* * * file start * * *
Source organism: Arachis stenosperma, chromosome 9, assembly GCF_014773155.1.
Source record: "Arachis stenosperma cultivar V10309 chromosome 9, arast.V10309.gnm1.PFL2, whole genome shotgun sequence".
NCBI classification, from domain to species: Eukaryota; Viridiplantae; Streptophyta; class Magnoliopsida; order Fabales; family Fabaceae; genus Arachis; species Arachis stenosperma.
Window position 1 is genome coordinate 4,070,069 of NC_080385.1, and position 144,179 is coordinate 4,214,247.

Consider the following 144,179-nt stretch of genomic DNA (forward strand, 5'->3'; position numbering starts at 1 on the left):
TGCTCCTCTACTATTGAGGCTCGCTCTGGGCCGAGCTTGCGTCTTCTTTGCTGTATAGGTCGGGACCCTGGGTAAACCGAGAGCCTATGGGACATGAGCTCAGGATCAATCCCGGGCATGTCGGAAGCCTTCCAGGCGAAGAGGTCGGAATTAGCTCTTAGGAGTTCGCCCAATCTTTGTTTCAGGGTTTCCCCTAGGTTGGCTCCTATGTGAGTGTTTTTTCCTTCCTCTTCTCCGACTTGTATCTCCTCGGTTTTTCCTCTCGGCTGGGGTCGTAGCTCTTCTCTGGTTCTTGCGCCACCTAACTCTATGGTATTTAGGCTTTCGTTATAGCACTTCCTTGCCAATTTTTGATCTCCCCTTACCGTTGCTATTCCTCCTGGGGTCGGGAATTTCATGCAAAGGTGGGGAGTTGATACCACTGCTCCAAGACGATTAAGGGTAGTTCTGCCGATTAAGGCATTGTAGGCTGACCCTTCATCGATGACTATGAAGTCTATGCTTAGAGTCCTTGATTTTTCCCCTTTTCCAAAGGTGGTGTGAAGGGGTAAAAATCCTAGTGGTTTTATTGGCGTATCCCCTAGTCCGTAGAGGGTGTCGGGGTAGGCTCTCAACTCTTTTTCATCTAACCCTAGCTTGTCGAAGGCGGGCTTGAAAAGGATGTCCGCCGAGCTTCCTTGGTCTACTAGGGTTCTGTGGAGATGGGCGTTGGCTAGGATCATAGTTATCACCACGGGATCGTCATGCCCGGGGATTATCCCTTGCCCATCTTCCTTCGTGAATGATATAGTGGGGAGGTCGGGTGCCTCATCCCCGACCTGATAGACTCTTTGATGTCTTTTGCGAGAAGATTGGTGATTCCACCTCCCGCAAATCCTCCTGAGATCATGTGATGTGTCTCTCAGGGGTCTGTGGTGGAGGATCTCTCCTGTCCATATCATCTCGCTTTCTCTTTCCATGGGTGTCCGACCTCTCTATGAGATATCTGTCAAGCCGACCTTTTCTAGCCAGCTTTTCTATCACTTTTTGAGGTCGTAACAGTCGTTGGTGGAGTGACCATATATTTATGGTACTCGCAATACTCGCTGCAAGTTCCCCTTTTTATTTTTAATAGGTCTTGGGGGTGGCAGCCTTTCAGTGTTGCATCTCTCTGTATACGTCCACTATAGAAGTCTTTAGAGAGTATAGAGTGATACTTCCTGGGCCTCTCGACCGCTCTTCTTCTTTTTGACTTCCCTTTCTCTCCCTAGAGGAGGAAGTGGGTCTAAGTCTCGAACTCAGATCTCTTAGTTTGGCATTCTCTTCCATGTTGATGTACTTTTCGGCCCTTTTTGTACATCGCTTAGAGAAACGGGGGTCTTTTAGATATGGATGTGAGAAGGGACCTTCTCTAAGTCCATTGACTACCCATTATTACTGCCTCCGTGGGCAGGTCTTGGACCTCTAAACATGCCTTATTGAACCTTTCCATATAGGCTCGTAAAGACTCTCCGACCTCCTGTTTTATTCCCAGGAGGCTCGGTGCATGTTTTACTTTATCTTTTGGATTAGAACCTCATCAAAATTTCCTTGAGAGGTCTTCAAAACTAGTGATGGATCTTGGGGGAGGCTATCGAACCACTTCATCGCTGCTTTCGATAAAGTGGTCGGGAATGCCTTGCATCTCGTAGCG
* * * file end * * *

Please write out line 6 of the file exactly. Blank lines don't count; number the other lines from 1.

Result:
TGCTCCTCTACTATTGAGGCTCGCTCTGGGCCGAGCTTGCGTCTTCTTTGCTGTATAGGTCGGGACCCTGGGTAAACCGAGAGCCTATGGGACATGAGCTCAGGATCAATCCCGGGCATGTCGGAAGCCTTCCAGGCGAAGAGGTCGGAATTAGCTCTTAGGAGTTCGCCCAATCTTTGTTTCAGGGTTTCCCCTAGGTTGGCTCCTATGTGAGTGTTTTTTCCTTCCTCTTCTCCGACTTGTATCTCCTCGGTTTTTCCTCTCGGCTGGGGTCGTAGCTCTTCTCTGGTTCTTGCGCCACCTAACTCTATGGTATTTAGGCTTTCGTTATAGCACTTCCTTGCCAATTTTTGATCTCCCCTTACCGTTGCTATTCCTCCTGGGGTCGGGAATTTCATGCAAAGGTGGGGAGTTGATACCACTGCTCCAAGACGATTAAGGGTAGTTCTGCCGATTAAGGCATTGTAGGCTGACCCTTCATCGATGACTATGAAGTCTATGCTTAGAGTCCTTGATTTTTCCCCTTTTCCAAAGGTGGTGTGAAGGGGTAAAAATCCTAGTGGTTTTATTGGCGTATCCCCTAGTCCGTAGAGGGTGTCGGGGTAGGCTCTCAACTCTTTTTCATCTAACCCTAGCTTGTCGAAGGCGGGCTTGAAAAGGATGTCCGCCGAGCTTCCTTGGTCTACTAGGGTTCTGTGGAGATGGGCGTTGGCTAGGATCATAGTTATCACCACGGGATCGTCATGCCCGGGGATTATCCCTTGCCCATCTTCCTTCGTGAATGATATAGTGGGGAGGTCGGGTGCCTCATCCCCGACCTGATAGACTCTTTGATGTCTTTTGCGAGAAGATTGGTGATTCCACCTCCCGCAAATCCTCCTGAGATCATGTGATGTGTCTCTCAGGGGTCTGTGGTGGAGGATCTCTCCTGTCCATATCATCTCGCTTTCTCTTTCCATGGGTGTCCGACCTCTCTATGAGATATCTGTCAAGCCGACCTTTTCTAGCCAGCTTTTCTATCACTTTTTGAGGTCGTAACAGTCGTTGGTGGAGTGACCATATATTTATGGTACTCGCAATACTCGCTGCAAGTTCCCCTTTTTATTTTTAATAGGTCTTGGGGGTGGCAGCCTTTCAGTGTTGCATCTCTCTGTATACGTCCACTATAGAAGTCTTTAGAGAGTATAGAGTGATACTTCCTGGGCCTCTCGACCGCTCTTCTTCTTTTTGACTTCCCTTTCTCTCCCTAGAGGAGGAAGTGGGTCTAAGTCTCGAACTCAGATCTCTTAGTTTGGCATTCTCTTCCATGTTGATGTACTTTTCGGCCCTTTTTGTACATCGCTTAGAGAAACGGGGGTCTTTTAGATATGGATGTGAGAAGGGACCTTCTCTAAGTCCATTGACTACCCATTATTACTGCCTCCGTGGGCAGGTCTTGGACCTCTAAACATGCCTTATTGAACCTTTCCATATAGGCTCGTAAAGACTCTCCGACCTCCTGTTTTATTCCCAGGAGGCTCGGTGCATGTTTTACTTTATCTTTTGGATTAGAACCTCATCAAAATTTCCTTGAGAGGTCTTCAAAACTAGTGATGGATCTTGGGGGAGGCTATCGAACCACTTCATCGCTGCTTTCGATAAAGTGGTCGGGAATGCCTTGCATCTCGTAGCG